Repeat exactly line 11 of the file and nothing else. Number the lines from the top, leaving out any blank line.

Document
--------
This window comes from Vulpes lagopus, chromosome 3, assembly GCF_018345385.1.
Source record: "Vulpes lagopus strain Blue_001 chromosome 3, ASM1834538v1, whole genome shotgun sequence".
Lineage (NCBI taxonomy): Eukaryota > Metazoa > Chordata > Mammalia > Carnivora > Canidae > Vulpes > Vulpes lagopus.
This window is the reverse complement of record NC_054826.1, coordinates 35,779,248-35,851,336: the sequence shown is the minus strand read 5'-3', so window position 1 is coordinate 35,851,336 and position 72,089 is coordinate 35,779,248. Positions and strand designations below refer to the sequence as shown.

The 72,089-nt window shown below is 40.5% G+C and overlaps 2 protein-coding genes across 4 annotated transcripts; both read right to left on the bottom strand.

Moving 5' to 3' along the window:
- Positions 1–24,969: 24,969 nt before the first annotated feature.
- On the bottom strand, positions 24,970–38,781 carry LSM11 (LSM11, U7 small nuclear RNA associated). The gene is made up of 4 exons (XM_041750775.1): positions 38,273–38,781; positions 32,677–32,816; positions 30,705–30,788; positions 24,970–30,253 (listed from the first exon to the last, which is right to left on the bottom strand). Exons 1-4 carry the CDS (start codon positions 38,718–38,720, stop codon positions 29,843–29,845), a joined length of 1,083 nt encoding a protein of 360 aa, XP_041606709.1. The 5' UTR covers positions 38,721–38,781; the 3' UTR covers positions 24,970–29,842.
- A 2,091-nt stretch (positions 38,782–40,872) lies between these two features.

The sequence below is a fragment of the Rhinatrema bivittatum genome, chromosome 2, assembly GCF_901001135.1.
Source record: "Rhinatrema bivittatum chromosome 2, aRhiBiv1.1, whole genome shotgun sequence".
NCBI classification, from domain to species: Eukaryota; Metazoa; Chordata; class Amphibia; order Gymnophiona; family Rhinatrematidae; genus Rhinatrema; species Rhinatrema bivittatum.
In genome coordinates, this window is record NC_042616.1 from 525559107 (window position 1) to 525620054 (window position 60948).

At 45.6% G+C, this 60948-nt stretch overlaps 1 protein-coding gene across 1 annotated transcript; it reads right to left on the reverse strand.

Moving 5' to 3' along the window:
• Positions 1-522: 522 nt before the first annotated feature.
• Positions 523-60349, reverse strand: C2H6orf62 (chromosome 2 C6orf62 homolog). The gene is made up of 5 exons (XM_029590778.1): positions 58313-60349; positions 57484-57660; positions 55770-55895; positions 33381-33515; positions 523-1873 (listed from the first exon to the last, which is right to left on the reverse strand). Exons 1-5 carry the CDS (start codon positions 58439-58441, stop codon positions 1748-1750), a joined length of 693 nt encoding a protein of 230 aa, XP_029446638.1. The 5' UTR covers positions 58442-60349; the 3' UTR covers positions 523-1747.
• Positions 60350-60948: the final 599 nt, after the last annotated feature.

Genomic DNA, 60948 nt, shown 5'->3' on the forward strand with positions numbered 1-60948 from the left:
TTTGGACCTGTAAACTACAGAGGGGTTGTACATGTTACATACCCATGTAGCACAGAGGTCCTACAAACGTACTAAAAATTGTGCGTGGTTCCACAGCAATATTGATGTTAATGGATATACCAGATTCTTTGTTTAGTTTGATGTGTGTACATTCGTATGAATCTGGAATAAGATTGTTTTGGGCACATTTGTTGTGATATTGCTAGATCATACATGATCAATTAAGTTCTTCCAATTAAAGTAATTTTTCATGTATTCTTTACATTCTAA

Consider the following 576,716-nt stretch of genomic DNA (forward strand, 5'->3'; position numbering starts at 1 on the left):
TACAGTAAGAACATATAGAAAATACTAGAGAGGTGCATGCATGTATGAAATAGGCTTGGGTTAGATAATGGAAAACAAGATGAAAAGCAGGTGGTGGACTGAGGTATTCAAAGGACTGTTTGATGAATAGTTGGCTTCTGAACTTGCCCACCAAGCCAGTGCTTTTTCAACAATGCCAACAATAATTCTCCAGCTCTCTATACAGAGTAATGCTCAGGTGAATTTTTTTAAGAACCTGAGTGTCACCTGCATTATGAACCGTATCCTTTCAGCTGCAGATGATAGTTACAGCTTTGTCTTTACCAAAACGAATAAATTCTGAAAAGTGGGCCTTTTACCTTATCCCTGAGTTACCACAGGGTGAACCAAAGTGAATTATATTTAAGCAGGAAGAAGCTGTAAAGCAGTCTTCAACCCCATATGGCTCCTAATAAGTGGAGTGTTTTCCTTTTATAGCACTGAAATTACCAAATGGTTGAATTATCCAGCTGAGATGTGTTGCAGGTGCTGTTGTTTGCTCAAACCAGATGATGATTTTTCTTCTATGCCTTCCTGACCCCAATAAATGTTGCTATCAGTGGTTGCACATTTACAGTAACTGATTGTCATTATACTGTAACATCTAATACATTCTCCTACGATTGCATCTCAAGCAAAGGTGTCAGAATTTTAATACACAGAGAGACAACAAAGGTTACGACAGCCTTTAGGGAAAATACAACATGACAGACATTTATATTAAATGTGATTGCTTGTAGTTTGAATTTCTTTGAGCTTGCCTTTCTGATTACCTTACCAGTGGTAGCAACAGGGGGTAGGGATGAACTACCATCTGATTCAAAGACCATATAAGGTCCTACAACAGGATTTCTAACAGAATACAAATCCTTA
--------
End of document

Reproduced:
Source record: "Rhinatrema bivittatum chromosome 2, aRhiBiv1.1, whole genome shotgun sequence".